Date of Award

2021

Document Type

Dissertation in Practice

Degree Name

Ed.D.

Department

Curriculum and Instruction

First Advisor

Norma L. Hafenstein

Second Advisor

Paul Michalec

Third Advisor

Lindsey Reinert

Keywords

College transition, High school to college transition, Mental health, Retention, Schlossberg's transition theory

Abstract

Retention rates of college students has continued to be a large concern for those associated with higher education (Habley et al., 2004). A successful high school to college transition experience has been identified as a key factor in a student’s decision to remain in college and persist to graduation (Broglia, et al, 2016). Furthermore, more students with mental health challenges are entering higher education settings (Bewick, et al., 2008).

The intent of this study was to describe the college transition experience through the lens of the theoretical framework from Schlossberg’s (1984) transition theory. This theory provided a framework through which to study how students with mental health needs experience their transition to a college setting and how this experience is impacted by a campus environment. Therefore, this study provided an additional context to further impact college support and mental health providers at the college level in order to develop or improve the high school to college transition programs for this unique population of students.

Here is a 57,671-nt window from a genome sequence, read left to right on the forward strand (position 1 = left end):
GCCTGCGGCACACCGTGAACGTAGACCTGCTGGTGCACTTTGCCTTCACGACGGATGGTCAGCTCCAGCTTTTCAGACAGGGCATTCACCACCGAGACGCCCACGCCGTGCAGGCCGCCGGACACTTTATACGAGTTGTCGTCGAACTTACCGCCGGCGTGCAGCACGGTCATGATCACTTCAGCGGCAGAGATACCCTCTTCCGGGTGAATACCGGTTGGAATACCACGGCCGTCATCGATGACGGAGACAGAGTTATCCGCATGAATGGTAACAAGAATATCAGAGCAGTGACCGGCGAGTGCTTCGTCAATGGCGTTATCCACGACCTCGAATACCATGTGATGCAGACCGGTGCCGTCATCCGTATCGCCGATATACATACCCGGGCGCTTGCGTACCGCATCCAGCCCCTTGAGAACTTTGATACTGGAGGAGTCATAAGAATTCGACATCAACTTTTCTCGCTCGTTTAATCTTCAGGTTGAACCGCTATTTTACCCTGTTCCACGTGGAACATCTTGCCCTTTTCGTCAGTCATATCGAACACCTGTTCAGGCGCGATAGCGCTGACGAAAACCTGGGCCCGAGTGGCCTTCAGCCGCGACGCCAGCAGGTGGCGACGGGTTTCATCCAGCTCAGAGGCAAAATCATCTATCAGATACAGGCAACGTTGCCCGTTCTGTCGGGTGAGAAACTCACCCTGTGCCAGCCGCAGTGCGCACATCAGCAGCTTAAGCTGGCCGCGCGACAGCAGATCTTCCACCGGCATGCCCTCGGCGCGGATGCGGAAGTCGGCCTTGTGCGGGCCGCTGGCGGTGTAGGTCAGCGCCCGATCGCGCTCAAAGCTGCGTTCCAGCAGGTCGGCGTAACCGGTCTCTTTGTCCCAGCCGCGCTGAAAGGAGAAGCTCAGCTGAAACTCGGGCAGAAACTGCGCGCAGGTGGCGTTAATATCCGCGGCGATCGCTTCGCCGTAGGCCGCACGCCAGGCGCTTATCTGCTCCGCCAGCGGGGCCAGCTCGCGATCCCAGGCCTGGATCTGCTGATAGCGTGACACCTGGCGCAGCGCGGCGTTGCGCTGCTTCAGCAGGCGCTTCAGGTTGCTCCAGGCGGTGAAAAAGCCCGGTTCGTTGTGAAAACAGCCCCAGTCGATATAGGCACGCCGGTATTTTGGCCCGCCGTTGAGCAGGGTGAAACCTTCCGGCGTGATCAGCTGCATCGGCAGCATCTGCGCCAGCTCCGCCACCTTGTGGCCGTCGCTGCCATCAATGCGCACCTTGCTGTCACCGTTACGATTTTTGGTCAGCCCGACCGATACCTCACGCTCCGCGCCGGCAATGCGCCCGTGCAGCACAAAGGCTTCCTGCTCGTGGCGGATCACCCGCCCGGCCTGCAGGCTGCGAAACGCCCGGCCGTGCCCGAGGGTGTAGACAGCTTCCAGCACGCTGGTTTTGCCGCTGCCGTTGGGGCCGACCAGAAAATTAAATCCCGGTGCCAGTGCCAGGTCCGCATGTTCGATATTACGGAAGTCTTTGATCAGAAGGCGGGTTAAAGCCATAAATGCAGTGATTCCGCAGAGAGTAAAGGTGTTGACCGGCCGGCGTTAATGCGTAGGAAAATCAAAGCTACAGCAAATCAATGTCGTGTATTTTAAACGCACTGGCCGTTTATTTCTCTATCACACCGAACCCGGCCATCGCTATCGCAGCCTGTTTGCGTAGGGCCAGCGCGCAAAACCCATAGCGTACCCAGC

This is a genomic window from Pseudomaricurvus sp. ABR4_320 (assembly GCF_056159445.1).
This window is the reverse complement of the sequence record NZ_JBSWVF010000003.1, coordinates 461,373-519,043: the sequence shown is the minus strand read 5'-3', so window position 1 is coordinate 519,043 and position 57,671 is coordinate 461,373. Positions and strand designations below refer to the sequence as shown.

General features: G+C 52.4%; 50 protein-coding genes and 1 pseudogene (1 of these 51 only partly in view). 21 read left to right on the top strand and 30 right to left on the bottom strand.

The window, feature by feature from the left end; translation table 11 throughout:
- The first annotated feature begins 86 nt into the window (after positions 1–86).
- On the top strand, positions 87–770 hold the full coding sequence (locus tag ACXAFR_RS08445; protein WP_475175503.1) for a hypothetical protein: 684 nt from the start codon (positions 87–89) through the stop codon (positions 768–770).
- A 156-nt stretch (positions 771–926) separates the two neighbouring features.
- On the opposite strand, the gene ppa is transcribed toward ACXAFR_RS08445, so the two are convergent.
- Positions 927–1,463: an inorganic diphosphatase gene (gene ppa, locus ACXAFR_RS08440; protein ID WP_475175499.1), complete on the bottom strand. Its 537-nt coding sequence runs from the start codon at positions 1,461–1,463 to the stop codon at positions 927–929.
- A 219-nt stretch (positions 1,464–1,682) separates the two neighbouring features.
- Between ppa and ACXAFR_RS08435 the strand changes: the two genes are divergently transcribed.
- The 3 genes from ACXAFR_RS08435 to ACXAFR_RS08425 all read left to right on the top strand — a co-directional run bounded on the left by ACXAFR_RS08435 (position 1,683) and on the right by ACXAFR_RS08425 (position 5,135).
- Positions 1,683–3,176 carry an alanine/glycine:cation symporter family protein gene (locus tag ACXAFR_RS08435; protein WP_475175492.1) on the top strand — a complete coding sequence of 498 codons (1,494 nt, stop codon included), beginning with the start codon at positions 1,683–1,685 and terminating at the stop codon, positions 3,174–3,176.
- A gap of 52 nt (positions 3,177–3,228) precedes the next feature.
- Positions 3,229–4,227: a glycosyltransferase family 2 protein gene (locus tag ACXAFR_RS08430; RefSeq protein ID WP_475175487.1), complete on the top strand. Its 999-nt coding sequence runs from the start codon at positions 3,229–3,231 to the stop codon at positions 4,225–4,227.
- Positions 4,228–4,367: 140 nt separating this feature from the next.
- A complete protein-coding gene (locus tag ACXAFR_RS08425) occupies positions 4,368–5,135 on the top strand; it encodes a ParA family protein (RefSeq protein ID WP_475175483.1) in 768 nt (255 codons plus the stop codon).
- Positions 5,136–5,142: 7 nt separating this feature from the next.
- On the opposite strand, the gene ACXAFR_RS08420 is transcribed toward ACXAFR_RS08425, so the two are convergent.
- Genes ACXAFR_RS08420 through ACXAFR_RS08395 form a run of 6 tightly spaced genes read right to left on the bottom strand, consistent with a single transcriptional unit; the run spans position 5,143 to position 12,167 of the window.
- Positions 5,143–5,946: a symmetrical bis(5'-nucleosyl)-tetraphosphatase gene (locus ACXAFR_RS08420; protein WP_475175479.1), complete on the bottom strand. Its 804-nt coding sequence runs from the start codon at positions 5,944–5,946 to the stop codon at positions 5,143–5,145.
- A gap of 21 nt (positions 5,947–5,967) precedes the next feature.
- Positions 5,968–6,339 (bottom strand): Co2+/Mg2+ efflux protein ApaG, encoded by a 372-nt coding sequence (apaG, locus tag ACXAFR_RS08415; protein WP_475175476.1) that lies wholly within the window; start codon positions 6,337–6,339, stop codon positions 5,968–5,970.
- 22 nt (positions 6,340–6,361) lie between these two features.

The central research questions which guided study included: How do first year undergraduate college students who self-identify with mental health challenges, perceive their transition into college? What are the elements that contribute to a successful transition for first year undergraduate college students who self-identify with mental health challenges? How do first year undergraduate college students who self-identify with mental health challenges perceive the existing (and needed) support structures at a small private university, as it relates to their transition?

Publication Statement

Copyright is held by the author. User is responsible for all copyright compliance.

Provenance

Received from ProQuest

Rights holder

Kathlene R. Seymour

File size

218 pgs

File format

application/pdf

Language

en

Discipline

Curriculum development

Share

COinS